[concurrency-interest] class SplittableRandom

Peter Levart peter.levart at gmail.com
Fri Jul 12 03:59:32 PDT 2013

On 07/12/2013 02:56 AM, Aaron Grunthal wrote:
> On 11.07.2013 16:29, Peter Levart wrote:
>> On 07/11/2013 01:14 AM, Aaron Grunthal wrote:
>>> Would this be of any use in a case like this?
>>> List<List<Int>> a;
>>> a.parallelStream().filter(...).map(e->e.get(random.nextInt(e.size()))).reduce(...) 
>>> i.e. a filter, random sample, reduce chain?
>>> I don't see a way to basically use two (or N) streams (the source and
>>> the random numbers) and merge them in lockstep at one stage.
>> In the absence of Stream.join(), we would need something like the
>> following in the Stream API:
> Thinking about about .join() and parallel processing: this would only 
> seem possible [assuming it's order-preserving] with an trySplit(int) 
> aiming for specific sizes that match the splitting of the other 
> stream. I.e. it would require sources that allow arbitrary seeks.
> That made me think about seekable PRNGs, such as salsa20. Wouldn't it 
> be better to have a seekable random and perform splits like one would 
> on an ordered, finite-sized, random-access list? An infinite version 
> without seek offset wraparound would still be obtainable from that 
> with a per-split reseed.

The following library:


Takes a different approach. The API allows for the full period of the 
PRNG to be split into adjacent streams and each such stream to be 
further split into sub-streams (the later can be rewind/skipped). The 
lengths and numbers of streams are usually very large so there's no 
danger of wraparound or overlap. Each separate generator instance 
generates numbers from a separate stream. But there is some central 
point where contention can occur when creating individual instances. The 
SplittableRandom only has contention for constructing root instances, 
it's split() on the other hand has no contention.

> As I understand it SplittableRandom - when run as parallel stream - 
> doesn't offer the same sequence as the sequential version. And even 
> the splits would depend on the thread pool size, so it'll be difficult 
> to re-run some stream with the same pseudorandom sequence, which 
> sometimes is necessary, e.g. to debug things.

This could be "fixed" by providing another constructor that could set 
the initial "gamma" value for the root instance in addition to seed. The 
beauty of fork-join is that although individual tasks can run at 
different speeds/times each time, the decomposition is typically data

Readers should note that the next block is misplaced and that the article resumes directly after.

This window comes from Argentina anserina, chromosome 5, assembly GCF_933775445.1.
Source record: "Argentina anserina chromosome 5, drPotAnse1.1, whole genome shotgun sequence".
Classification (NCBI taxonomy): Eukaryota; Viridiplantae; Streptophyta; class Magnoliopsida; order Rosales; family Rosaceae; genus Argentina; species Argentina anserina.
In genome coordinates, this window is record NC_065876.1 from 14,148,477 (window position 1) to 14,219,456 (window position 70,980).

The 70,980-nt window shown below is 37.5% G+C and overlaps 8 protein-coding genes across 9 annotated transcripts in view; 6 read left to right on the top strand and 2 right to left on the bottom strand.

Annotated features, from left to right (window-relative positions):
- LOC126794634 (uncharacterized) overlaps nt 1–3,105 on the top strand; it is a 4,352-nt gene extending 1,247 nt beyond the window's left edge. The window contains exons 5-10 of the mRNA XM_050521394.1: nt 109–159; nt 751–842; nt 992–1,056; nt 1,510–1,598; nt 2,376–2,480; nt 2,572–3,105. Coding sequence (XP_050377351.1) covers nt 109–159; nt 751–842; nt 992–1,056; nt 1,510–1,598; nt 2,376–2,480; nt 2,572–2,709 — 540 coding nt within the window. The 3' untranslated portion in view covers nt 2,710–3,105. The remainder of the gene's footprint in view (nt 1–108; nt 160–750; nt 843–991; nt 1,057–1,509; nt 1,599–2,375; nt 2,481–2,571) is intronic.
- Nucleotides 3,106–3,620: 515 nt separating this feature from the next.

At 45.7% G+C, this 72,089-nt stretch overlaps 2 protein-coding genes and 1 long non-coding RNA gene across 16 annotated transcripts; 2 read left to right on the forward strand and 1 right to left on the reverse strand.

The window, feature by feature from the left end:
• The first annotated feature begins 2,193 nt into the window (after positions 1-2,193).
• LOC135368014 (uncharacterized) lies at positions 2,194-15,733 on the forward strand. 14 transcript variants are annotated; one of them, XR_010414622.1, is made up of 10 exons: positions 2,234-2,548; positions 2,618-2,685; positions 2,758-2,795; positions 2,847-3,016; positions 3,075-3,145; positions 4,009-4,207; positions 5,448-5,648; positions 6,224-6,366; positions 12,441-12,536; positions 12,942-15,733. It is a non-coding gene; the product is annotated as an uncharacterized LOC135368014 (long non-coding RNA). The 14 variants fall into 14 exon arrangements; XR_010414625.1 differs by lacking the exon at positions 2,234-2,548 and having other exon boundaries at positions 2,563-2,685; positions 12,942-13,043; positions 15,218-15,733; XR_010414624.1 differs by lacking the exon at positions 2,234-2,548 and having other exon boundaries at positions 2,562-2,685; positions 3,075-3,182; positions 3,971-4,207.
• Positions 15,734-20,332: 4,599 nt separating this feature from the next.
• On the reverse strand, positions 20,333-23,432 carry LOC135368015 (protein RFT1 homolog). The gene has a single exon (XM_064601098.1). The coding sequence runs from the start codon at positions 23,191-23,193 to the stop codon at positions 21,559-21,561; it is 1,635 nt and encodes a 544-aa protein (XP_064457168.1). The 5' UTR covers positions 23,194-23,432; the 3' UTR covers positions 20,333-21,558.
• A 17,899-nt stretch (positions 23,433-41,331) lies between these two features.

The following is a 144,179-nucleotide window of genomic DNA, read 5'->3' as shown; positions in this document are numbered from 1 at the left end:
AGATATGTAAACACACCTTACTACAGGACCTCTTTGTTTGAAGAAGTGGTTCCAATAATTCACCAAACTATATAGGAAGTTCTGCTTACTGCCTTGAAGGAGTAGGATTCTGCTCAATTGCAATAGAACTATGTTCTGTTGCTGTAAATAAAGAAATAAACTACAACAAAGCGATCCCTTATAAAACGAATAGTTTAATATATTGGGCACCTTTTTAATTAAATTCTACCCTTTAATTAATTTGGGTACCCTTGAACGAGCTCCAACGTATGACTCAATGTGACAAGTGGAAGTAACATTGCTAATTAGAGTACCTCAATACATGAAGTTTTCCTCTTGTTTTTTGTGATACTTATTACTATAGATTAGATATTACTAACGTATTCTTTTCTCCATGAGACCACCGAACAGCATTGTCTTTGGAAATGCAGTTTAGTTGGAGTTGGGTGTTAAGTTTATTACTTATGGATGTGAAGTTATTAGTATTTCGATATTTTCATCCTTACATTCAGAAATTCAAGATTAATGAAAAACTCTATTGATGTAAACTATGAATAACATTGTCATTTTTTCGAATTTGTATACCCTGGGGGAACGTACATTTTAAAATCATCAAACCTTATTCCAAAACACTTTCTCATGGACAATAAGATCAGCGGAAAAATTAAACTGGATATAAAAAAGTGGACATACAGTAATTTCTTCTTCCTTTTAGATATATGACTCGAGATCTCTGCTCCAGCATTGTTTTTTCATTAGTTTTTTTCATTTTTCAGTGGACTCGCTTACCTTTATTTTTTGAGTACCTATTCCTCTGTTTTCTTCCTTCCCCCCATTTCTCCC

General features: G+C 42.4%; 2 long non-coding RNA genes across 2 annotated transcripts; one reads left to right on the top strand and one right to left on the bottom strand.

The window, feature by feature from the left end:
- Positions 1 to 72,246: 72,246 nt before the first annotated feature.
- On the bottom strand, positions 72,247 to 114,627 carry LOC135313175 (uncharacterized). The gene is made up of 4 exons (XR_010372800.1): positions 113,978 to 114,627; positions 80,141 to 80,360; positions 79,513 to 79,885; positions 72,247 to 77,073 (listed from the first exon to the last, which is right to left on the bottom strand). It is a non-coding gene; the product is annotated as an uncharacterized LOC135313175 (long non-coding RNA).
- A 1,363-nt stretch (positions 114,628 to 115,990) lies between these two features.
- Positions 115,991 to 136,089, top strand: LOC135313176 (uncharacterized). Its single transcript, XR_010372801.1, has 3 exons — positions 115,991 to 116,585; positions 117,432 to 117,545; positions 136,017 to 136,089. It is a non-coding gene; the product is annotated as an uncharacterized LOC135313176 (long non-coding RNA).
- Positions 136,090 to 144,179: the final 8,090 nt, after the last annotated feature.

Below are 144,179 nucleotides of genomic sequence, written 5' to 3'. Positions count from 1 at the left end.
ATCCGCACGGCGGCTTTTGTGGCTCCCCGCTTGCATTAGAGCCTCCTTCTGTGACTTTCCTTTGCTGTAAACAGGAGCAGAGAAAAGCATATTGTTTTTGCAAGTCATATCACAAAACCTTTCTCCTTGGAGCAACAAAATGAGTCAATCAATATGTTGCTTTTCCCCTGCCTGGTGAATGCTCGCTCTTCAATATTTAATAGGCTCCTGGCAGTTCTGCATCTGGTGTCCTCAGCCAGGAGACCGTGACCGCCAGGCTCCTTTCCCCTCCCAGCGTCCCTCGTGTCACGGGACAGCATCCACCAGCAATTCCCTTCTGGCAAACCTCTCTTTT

driven and stable. And if SplittableRandom.split()s follow Task.fork()s, 
so are the random sequences consumed in each task.

Regards, Peter

>> Stream<T> {
>>          <R, S> Stream<R> splitMap(S seed,
>>                                    UnaryOperator<S> splitter,
>>                                    BiFunction<? super T, ? super S, ?
>> extends R> mapper);
>> Your example would then read:
>> List<List<Int>> a = ...;
>> a.parallelStream()
>> .filter(...)
>> .splitMap(
>> new SplittableRandom(),
>>          sr -> sr.split(),
>> (list, sr) -> list.get(sr.nextInt(list.size()))
>> )
>> .reduce(...)
>> But I don't know if such API is usable in any other scenarios though.
>> Regards, Peter
>>> On 10.07.2013 21:13, Doug Lea wrote:
>>>> [Note: I'm also posting this on the openjdk core-libs-dev list.]
>>>> We expect that using random numbers in parallel Stream computations
>>>> will be common. (We know it is common in parallel computing in
>>>> general.) But we had left support for it in an unsatisfactory state.
>>>> If you want to create a stream of random numbers to drive a parallel
>>>> computation, you'd choose among two options, neither of them providing
>>>> what you probably want: (1) Use a stream based on a single shared
>>>> java.util.Random object, in which case your program will encounter
>>>> stunning slowdowns when run with many cores; or (2) Use a stream based
>>>> on ThreadLocalRandom, which avoids contention, but gives you no
>>>> control over the use or properties of the per-thread singleton Random
>>>> object. While the ThreadLocalRandom option is great for many purposes,
>>>> you wouldn't want to use it in, say, a high-quality Monte Carlo
>>>> simulation.
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